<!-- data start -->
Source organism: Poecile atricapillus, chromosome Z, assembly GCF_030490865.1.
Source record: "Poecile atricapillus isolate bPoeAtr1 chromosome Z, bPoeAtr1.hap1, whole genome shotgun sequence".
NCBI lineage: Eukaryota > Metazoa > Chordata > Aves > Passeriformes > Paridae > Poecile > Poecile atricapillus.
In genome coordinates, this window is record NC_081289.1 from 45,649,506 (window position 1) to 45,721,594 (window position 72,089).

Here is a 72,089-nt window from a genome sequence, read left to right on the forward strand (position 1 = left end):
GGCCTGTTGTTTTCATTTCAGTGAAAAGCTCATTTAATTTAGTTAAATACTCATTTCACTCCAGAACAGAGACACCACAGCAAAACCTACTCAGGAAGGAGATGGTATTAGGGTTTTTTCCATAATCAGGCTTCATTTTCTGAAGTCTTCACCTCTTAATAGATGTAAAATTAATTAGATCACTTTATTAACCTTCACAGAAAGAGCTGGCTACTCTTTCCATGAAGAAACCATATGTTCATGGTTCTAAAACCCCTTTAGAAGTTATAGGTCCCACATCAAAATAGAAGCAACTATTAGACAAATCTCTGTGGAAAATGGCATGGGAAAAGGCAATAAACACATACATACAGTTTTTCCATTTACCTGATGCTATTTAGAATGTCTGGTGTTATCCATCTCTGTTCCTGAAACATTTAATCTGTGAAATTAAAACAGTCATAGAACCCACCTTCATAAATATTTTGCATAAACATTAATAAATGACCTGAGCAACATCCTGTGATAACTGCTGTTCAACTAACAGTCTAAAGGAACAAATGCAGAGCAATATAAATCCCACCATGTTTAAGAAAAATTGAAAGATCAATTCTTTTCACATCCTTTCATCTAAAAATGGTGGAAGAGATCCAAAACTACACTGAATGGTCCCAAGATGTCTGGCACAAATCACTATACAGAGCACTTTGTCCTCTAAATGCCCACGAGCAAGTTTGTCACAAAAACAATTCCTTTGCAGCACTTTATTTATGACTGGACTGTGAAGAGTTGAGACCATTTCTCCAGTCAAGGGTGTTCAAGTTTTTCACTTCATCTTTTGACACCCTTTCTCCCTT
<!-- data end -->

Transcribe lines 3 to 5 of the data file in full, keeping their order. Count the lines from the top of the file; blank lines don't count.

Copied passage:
NCBI lineage: Eukaryota > Metazoa > Chordata > Aves > Passeriformes > Paridae > Poecile > Poecile atricapillus.
In genome coordinates, this window is record NC_081289.1 from 45,649,506 (window position 1) to 45,721,594 (window position 72,089).

Here is a 72,089-nt window from a genome sequence, read left to right on the forward strand (position 1 = left end):